Californian Bungalow (around 1920-1930) Californian Bungalow

The Californian Bungalow arrived from America during the 1920s, after WW1 and quickly became very popular as it was much quicker and cheaper to build than the more ornate Federation Homes. With thousands of ex-servicemen wanting to marry and settle their children on free-standing suburban blocks of land, the Californian Bungalow provided an affordable building solution.

Commonly built of brick and render it is almost instantly recognised by the columns holding up a front verandah. Stone, brick, timber and earthy materials were used. A gable roof faced either the front or side always. These homes featured lower pitched roofs when compared to previous era homes.

Some key features of Californian Bungalow homes are:

  • Low pitched roof
  • Verandah held upright by large, thick columns
  • Large front or side gables
  • Interior walls featuring stained plywood
  • Double hung windows

Art Deco (around 1930-1950) Art Deco homes

This style was considered modern at the time and was pulled together from the German Bauhaus School of Modern Design. Architects aimed at creating something completely different from previous eras and used different materials and shapes to achieve a unique style.

Art Deco was embraced as a refreshing change from previous styles. In classic Art Deco, rectangular blocky forms were often arranged in geometric fashion, then broken up by curved ornamental elements with the aim of a monolithic appearance with applied decorative motifs.

Art Deco materials included render, concrete, smooth-faced stone, and Terracotta. Steel and aluminium were often used along with glass blocks and decorative opaque plate glass. The flat roofs on the houses were adorned with parapets, spires, or tower-like constructs to accentuate a corner or entrance. Windows usually appear as punctured openings, either square or round. To maintain a streamlined appearance for the building, they were often arranged in continuous horizontal bands of glass. Wall openings are sometimes filled with decorative glass or with glass blocks, creating a contrast of solid and void forms while admitting daylight. Doorways are sometimes surrounded with elaborate pilasters and pediments, and door surrounds are often embellished with either reeding (a convex decoration) or fluting (a concave decoration).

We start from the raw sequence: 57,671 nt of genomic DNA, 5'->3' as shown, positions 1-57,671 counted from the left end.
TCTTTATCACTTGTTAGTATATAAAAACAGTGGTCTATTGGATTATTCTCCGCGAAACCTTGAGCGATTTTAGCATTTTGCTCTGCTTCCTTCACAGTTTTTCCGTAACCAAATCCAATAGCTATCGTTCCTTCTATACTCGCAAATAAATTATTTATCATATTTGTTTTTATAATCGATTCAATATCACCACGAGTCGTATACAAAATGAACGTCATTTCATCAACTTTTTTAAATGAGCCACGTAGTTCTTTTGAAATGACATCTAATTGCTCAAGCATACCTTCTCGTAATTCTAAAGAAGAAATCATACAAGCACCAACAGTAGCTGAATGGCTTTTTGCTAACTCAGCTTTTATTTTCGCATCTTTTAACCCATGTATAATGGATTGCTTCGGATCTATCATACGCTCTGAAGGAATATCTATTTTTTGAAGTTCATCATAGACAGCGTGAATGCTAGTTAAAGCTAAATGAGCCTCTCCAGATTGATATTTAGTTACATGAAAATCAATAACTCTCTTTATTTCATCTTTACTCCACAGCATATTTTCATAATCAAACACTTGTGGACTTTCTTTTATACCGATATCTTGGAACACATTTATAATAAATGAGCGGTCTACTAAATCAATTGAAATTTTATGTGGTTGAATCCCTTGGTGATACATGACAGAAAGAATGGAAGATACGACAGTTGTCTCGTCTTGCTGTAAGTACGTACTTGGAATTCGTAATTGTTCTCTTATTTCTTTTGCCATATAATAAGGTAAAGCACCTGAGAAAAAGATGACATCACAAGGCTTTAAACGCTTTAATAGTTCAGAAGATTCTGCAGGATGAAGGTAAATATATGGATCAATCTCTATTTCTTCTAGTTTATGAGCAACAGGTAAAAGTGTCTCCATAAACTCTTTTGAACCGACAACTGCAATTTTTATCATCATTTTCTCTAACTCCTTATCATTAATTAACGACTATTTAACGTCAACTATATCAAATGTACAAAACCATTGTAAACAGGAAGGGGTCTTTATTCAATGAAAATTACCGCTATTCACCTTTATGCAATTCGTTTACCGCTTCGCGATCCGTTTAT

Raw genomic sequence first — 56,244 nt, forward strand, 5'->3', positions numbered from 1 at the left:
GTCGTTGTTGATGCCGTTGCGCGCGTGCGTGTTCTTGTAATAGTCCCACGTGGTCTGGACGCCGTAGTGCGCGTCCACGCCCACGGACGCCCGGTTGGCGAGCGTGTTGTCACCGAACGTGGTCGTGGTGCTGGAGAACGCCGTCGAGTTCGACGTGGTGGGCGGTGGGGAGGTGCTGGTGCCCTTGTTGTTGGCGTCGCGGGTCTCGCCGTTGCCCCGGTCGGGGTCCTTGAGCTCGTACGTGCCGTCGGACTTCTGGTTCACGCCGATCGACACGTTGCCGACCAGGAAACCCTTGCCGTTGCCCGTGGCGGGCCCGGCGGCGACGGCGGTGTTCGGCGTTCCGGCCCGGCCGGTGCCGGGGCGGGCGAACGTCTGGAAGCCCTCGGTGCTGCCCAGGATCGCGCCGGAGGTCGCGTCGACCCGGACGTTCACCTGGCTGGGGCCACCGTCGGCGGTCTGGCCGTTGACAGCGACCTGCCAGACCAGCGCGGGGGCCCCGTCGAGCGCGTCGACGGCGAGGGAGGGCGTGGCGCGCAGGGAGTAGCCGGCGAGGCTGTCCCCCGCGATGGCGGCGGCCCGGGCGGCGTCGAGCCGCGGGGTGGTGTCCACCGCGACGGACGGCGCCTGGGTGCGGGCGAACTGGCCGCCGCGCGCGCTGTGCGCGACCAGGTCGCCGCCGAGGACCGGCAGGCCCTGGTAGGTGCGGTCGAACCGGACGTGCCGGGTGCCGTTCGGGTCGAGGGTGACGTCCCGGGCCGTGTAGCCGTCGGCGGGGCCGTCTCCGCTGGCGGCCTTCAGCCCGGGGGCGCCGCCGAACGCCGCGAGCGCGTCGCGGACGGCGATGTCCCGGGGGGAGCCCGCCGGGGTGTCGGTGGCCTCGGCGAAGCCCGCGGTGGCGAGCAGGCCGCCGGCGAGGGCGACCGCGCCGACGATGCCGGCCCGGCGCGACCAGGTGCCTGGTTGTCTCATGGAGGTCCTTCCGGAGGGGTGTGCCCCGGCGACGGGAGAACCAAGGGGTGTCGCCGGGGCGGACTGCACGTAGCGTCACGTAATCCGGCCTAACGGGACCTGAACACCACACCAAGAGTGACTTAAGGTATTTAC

Some key features of Art Deco homes are:

– Heavy and solid appearance with geometric shapes set against curved porches and walls.
– Walls generally rendered in white or cream
– Parapet walls with hipped roofs or flat roofs hidden behind parapets
– Rounded edges and occasionally symmetric and imposing designs
– Simple steel framed windows with strong horizontal lines

What’s your preferred period?